International negotiators will meet in Vienna this week for what they hope will be a final push to hammer out a comprehensive deal over Iran’s nuclear program. According to many experts and officials, however, the chances of securing a deal by the November 24 deadline are slim. The New York Times reports that President Barack Obama’s own top national security advisers put the chance of reaching an agreement this month at 40 to 50 percent.

Even if a comprehensive deal is reached or negotiations are extended, the United States is still overlooking the fact that Iran’s extant nuclear capability presents serious threats to international security, argues Matthew Kroenig, nonresident senior fellow at the Atlantic Council’s Brent Scowcroft Center on International Security, in “Mitigating the Security Risks Posed by a Near-Nuclear Iran.”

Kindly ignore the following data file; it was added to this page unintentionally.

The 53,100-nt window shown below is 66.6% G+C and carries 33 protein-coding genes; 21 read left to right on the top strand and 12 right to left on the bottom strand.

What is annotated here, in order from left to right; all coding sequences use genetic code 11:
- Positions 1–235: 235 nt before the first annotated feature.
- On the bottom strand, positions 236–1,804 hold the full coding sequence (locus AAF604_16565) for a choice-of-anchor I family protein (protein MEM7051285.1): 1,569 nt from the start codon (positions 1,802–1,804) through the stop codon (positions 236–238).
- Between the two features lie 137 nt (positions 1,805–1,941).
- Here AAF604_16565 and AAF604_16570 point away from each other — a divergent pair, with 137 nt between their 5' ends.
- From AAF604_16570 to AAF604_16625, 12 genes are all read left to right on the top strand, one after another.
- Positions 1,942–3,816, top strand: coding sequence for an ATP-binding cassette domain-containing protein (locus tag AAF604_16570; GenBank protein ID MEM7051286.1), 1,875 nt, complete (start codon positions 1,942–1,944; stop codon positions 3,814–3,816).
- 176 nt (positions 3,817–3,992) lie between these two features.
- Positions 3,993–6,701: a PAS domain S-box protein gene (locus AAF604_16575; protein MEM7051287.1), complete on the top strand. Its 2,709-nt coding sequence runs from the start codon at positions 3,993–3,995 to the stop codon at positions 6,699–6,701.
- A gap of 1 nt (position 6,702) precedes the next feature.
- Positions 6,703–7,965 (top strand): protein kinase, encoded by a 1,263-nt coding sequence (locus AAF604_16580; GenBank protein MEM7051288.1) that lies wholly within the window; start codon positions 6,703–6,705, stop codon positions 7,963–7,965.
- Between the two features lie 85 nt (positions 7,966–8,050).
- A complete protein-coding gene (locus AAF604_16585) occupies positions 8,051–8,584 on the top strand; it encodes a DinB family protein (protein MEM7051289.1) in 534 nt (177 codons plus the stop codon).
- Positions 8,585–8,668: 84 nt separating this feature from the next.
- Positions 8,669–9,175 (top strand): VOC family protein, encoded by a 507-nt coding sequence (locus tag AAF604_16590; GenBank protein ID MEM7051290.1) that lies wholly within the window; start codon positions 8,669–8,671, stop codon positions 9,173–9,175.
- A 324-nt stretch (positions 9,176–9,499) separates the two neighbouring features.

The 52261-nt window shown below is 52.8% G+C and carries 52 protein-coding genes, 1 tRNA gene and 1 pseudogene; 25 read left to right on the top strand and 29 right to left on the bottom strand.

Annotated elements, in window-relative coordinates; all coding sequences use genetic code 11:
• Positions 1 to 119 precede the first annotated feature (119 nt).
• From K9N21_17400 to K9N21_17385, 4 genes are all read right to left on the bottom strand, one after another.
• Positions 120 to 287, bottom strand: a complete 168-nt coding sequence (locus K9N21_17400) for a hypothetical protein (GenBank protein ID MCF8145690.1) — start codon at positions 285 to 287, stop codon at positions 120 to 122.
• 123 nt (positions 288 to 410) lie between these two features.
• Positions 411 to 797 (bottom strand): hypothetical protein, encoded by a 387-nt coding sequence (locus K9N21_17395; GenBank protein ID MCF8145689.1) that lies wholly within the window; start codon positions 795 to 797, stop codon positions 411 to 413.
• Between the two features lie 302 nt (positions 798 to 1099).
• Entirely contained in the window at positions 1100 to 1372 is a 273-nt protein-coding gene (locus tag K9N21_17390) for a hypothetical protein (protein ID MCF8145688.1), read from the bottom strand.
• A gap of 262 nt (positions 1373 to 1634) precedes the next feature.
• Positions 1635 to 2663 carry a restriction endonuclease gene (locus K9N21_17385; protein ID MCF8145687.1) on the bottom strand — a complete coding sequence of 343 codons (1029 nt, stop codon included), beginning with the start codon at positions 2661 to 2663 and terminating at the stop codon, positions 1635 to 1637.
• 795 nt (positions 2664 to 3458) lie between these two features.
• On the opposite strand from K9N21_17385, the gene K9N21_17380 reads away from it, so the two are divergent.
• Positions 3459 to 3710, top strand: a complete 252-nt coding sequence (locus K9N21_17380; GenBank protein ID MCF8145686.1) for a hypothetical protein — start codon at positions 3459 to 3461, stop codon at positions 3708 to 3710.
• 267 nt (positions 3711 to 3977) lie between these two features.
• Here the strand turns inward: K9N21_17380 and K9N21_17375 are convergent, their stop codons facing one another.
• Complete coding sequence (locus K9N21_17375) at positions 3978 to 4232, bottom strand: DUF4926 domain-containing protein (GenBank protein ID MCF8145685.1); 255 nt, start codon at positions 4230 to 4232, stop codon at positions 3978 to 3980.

“A latent nuclear Iran would pose a nuclear proliferation threat even if it does not itself build nuclear weapons. It could transfer sensitive nuclear technology to other states, set off a nuclear arms race in the region, and weaken the global nonproliferation regime,” writes Kroenig.

Regardless of the outcome this coming Monday, Kroenig asserts, Iran, as a nuclear weapon threshold state, threatens to increase the risk of global nuclear proliferation, destabilize regional security, and weaken political freedom and human rights inside Iran.

Kroenig identifies the potential threats posed by a near-nuclear Iran and provides concrete policy recommendations for mitigating them.

Download the brief here.

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